Tuesday, November 19, 2013

Best of AM - Back to Remembering the U.S.S.R.

One of my favorite pastimes is finding magazines from the World War II and Cold War era (especially World War II). This was a nice find at the Ithaca, NY library book sale in 2009, my first year of blogging. 

The Ithaca, New York book sale, held twice a year, is one of the largest in the country.  They usually have some boxes of old Life, Look and other older magazines.  Sometimes they are musty, but they are always a treat for people like me to read.  The next sale is in May, and I hope I can make it up there.

The original post can be found here.  Here is the post, slightly reworked.

Twice a year, I make my pilgrimage to the Ithaca Friends of the Library Book Sale.

If you aren't of a "certain age" you will not remember Life magazine (except maybe in the name "Time-Life" ). If you are of a certain age thinking of this magazine will bring back memories.

In a corner of the sale, I followed the musty smell and found a stack of old Life magazines. Many were heavily damaged but several were still in pretty decent condition. The subscribers (the mailing labels were still on the magazine, and they didn't belong to the same person) seemed to have a common interest in the space program - and in the Soviet Union.

Remember the Soviet Union?  The monolith that was the scariest part of my childhood - and crumbled in time for my son to be born?

The magazines were $1.00 each.  Pretty cheap history.

After some digging I found my little treasure - the March 29, 1943 "Special Issue USSR" with a picture of Joseph Stalin on the cover. Now keep in mind that I grew up during the Cold War, and did my share of Duck and Cover.  To this day, hearing the sirens calling out the volunteer fire department make me cold and scared for a quick second before I reassure myself that they aren't air raid sirens announcing the atomic end of the world as we know it.

Well, my inner historian reminded me that at this point in time the U.S.S.R was our ally (against Hitler). And sure enough I paged through the magazine and saw this article "Red Leaders. They are Tough, Loyal, Capable Administrators". Not exactly the, er, party line I would hear in my growing up. Other articles praised the accomplishments of the Soviet Union, and even the accomplishments of the Russia of the past 1,000. years.

Remember the U.S.S.R? Remember the Reds? Remember Communism? My now 22 year old son doesn't. He wasn't even two years old when the Soviet Union fell on Christmas Day, 1991. As for my generation, the Red Menace dominated our childhoods. What a difference a few years makes.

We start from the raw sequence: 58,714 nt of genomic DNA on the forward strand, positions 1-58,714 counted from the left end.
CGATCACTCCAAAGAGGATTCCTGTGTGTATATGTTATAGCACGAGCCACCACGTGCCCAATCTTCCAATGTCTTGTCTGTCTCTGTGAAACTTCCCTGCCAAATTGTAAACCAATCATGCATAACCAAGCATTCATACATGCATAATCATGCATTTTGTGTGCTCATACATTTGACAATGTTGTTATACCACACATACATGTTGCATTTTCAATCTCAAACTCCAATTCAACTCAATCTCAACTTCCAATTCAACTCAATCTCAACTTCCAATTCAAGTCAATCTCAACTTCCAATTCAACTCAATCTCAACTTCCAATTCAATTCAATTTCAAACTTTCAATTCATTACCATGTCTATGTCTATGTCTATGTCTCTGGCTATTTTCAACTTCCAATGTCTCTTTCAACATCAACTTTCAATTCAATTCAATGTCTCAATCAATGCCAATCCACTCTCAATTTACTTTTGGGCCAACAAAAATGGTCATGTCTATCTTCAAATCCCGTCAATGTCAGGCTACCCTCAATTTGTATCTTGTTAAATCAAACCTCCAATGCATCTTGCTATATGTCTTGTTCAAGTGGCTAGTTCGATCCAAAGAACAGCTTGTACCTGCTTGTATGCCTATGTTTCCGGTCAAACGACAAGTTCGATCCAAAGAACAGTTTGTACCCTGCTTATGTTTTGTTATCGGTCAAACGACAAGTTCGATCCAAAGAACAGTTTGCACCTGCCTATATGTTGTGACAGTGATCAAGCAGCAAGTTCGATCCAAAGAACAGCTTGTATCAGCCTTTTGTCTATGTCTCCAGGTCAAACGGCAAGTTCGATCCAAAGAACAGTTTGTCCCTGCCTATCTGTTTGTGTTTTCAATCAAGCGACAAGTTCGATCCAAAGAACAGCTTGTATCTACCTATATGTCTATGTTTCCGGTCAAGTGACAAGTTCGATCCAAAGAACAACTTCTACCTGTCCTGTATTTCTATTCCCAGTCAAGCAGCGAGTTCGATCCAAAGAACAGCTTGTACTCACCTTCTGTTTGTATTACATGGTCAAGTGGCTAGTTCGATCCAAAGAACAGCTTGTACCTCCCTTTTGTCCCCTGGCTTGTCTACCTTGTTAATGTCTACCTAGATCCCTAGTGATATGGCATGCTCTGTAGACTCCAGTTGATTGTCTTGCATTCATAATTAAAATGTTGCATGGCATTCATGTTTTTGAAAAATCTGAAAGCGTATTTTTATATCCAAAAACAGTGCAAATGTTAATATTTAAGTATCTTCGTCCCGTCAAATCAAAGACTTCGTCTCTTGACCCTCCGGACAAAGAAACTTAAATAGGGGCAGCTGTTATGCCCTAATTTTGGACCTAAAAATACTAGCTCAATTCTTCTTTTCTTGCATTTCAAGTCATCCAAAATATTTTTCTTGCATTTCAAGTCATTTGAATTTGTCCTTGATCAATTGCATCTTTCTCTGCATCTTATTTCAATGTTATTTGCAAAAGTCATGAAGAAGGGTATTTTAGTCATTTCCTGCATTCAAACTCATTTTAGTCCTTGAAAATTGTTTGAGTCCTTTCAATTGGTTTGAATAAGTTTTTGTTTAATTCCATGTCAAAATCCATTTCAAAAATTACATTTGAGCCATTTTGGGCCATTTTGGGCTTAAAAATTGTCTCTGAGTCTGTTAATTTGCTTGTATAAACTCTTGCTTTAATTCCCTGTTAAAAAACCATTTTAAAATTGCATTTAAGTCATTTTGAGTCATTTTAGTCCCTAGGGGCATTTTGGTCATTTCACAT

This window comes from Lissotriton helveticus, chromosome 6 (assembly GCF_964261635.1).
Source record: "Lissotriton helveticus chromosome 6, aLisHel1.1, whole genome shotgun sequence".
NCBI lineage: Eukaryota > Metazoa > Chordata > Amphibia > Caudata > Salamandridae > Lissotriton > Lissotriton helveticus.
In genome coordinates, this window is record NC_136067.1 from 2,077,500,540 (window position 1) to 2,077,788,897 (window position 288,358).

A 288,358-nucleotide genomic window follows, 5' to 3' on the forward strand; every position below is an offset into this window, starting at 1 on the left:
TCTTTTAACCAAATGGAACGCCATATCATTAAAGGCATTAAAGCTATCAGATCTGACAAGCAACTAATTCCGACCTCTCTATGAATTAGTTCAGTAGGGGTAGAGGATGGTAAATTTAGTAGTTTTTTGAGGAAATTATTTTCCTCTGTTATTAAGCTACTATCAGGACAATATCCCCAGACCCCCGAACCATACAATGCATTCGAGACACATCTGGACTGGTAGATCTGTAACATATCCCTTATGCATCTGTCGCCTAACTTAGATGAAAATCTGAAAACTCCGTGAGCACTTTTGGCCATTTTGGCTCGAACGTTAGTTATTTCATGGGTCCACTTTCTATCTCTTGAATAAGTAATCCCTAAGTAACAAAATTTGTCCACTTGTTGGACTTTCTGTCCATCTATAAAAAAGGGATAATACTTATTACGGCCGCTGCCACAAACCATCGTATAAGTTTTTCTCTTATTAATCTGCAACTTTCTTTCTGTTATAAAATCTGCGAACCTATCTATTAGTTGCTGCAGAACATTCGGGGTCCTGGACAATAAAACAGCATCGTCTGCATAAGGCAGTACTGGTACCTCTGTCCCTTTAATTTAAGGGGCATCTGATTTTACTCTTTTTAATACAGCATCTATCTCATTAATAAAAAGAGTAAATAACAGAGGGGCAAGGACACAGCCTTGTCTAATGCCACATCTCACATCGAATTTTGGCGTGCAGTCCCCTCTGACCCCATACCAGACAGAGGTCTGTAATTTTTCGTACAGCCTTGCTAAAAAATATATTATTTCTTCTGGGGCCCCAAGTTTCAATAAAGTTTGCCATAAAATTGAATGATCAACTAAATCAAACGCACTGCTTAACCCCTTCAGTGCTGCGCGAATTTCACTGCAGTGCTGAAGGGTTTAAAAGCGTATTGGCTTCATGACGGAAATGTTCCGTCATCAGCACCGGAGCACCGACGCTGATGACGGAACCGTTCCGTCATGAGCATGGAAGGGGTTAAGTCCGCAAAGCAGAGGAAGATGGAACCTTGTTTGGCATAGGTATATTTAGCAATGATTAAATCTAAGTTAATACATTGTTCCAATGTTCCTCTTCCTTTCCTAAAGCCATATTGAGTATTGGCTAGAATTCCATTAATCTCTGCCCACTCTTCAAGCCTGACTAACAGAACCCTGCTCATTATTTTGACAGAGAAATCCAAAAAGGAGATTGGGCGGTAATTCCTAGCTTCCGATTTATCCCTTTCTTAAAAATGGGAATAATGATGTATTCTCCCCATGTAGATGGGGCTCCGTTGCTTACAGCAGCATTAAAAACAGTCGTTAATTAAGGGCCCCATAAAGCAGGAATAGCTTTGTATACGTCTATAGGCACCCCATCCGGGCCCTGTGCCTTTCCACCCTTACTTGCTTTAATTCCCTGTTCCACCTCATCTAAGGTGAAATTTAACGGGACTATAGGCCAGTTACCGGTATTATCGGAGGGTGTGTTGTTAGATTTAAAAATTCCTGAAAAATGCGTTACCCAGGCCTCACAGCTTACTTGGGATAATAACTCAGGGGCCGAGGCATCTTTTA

To my Cold War amazement, there was even an article "The Soviets and the Post-War" subtitled "A Former Ambassador to Moscow Answers Some Perplexing Problems". The author is one Joseph E. Davies, who famously supported the Soviet government even back in the 1930's, before we became allies.

One question asked of Mr. Davies was "Is Russian determined to pursue the cause of world revolution?" His answer began "In my opinion, no."

Seven years later, in the Joseph McCarthy era, this article may have been unprintable. The story of Joseph Davies is quite interesting, if this article is accurate.

For anyone interested in history, this was a great find.

Do you remember the Soviet Union?  Duck and Cover?  The Cold War?  Do you like old magazines for their glimpses of a world now gone?


  1. Ah, yes, Life magazine. One with the MOST glorious pictures, ones that actually could tell a story. And, Look- the competitor. One that had almost glorious pictures. At their heyday (up until being done during Nixon's time, when the only pictures of news quality would involve war, riots, and hate), they were a must own. And reflected the politics of the center.

    Now, I actually wrote (yes, WROTE as in handwriting) an 88 page (in teeny, tiny script, to boot) report on the Soviet Union in the early 60s. Which required a fair amount of research- including "Soviet Life" magazine, their version of our "Life". (Now, there's a phrase pregnant with meaning!) Which meant that the US Government decided that was the perfect time to begin "keeping tabs" on me...
    That last sentence should tell you all you need to know about US (pun intended) and them.

    1. My mother, when I was growing up, subscribed to both Life and Look. I can still remember some of the articles in both. I enjoy them when I can view them. I would not be surprised if "they" have a file on me, because I used to collect QSL cards from AM and shortwave radio stations as a preteen and dared to write away to both Cuba and the Soviet Union for cards.

  2. I remember the time of treat very well. The Soviet Union had missiles pointed at key pints around the globe and so did The US. Coincidentally, I mentioned it in my blog today and how that threat affected my family. The Cold War was just about as bad as threats get.

    1. I remember October, 1962 (Cuban Missile Crisis) all too well. I am grateful I was only 9 years old and too young to realize exactly how close to "the end" we were. My experience went into my memoir.

  3. I have to admit that I know very little about this period in history, so your post has helped to enlighten me :)

    1. It was a scary period especially in October of 1962, when the United States came so close to nuclear war with the Soviet Union over missiles they had placed in Cuba, only 90 miles from our shore.. And I'm even more amazed that Cerebrations wrote an 88 page report by hand on the Soviet Union!


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